Review of ‘Submission’ by Michel Houellebecq.

I tore through Houellebecq’s ‘Submission’, loved it, and shelved it next to Raspail’s ‘Camp of the Saints’. Truly a tale from the last days of empire.

Posted on Amazon…

If I had to sum it up in one sentence:

Francois, a cynical, intellectual bachelor, meanders alone through the self-indulgent, humanist suicide of Western Civilization, finally stumbling into a reason to go on living.

Some interesting quotations:

On the secular religion of democracy:
“I’ve always loved election night. I’d go so far as to say it’s my favorite TV show.” (p58)

On the despair of post-modern civilization:
“…The life of every Western woman. In the morning she probably blow-dried her hair, then she thought about what to wear, as befitted her professional status, whether ‘stylish’ or ‘sexy,’ most likely ‘stylish’ in her case. Either way, it was a complex calculation, and it must have taken her a while to get ready before dropping the kids off at daycare, then she spent the day e-mailing, on the phone, in various meetings, and once she got home, around nine, exhausted,… she’d collapse, get into a sweatshirt and yoga pants, and that’s how she would greet her lord and master, and some part of him must have known–had to have known–that he was f*****, and some part of her must have known that she was f*****, and that things wouldn’t get better over the years.” (p74)

On loneliness and aging:
“What would it be like when I was fifty, sixty, older? I’d be no more than a jumble of organs in slow decomposition, my life an unending torment, grim, joyless, and mean.” (p78)

On companionship:
“A couple is a world, autonomous and enclosed, that moves through the larger world essentially untouched.” (p107)

On the impotent, empty, neo-marxist media:
“Those progressive mummified corpses–extinct in the wider world–who managed to hang on in the citadels of the media, still cursing the evil of the times and the toxic atmosphere of the country… the left, paralyzed by (Ben Abbes’s) multicultural background, had never been able to fight him, or so much as mention his name.” (p124)

On the insular nature Western Civilization:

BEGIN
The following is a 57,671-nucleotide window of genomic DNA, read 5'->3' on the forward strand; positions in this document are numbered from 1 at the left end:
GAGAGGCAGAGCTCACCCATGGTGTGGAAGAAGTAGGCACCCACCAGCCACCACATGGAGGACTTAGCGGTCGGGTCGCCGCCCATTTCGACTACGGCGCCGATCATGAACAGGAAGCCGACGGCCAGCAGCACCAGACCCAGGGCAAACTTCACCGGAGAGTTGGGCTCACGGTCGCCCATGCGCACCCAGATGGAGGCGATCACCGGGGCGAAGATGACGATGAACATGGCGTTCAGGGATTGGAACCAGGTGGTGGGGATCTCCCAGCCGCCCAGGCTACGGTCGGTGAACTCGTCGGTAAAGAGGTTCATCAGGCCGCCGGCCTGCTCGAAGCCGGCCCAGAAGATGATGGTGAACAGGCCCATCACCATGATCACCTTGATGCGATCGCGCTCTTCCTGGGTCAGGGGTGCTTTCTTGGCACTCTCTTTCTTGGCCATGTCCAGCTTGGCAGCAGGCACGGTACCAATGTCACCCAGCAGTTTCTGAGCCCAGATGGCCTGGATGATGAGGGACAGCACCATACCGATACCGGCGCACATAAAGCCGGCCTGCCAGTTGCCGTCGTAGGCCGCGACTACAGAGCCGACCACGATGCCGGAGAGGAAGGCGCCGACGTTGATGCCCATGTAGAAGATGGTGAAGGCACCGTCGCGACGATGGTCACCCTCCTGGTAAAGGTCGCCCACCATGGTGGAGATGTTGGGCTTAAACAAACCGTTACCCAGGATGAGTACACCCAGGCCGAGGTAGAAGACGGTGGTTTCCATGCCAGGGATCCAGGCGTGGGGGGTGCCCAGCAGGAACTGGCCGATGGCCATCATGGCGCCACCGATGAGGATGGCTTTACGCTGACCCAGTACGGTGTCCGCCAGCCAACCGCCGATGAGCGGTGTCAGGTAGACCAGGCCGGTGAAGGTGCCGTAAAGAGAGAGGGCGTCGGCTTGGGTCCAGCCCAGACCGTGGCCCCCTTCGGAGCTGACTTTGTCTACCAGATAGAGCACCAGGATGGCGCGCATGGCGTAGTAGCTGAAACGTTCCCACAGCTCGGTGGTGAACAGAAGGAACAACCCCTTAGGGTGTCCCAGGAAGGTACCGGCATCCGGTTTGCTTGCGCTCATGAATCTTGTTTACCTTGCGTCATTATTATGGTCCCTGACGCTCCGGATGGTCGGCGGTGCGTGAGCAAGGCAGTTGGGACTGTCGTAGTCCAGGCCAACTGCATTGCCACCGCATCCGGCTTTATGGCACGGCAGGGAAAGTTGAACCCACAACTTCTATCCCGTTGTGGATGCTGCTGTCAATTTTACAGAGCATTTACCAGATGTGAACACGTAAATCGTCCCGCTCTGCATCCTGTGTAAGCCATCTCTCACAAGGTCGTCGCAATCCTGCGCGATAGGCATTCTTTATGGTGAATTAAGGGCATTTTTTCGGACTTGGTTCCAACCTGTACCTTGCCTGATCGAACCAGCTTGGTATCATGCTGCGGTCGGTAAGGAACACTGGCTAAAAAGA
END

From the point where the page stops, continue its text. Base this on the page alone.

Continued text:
“All intellectual debate of the twentieth century can be summed up as a battle between communism–that is ‘hard’ humanism–and liberal democracy, the soft version. But what a reductive debate.” (p207)

On death of civilizations:
“I subscribed more and more to Toynbee’s idea that civilizations die not by murder but by suicide.” (p208)

On the scourge of the nation-state model:
“Nations were a murderous absurdity, and after 1870 anyone paying attention had probably figured this out. That’s when nihilism, anarchism, and all that crap started.” (p210)

On the fatal flaw of classical liberalism:
“Liberal individualism triumphed as long as it undermined intermediate structures such as nations, corporations, castes, but when it attacked that ultimate social structure, the family, and thus the birthrate, it signed its own death warrant.” (p221)

On Islamo-Marxism:
“Islamo-leftism, he wrote, was a desperate attempt by moldering, putrefying, brain-dead Marxists to hoist themselves out of the dustbin of history by latching onto the coattails of Islam.” (p224)

On the collapse of Europa and Rome:
“The facts were plain: Europe had reached a point of such putrid decomposition that it could no longer save itself, any more than fifth-century Rome could have done.” (p225)

On atheists:
“The only true atheists I’ve ever met were people in revolt. It wasn’t enough for them to coldly deny the existence of God–they had to refuse it…” (p204)

The novel can obviously be interpreted many ways. I read it as a scathing indictment of secular-humanism and its attempt to replace family and divinity with the secular worship of equity, democratically-defined morality, and sovietized super-bureaucracy. In Submission, France accepted Islam–and all its backwardations–because it gave the people a reason to live that transcended the next sexual climax, drug-induced high, or national anthem chorus.

Finally a quote on authors:
“An author is above all a human being, present in his books, and whether he writes well or very badly hardly matters–as long as he gets his books written and is indeed present in them.” (p5)

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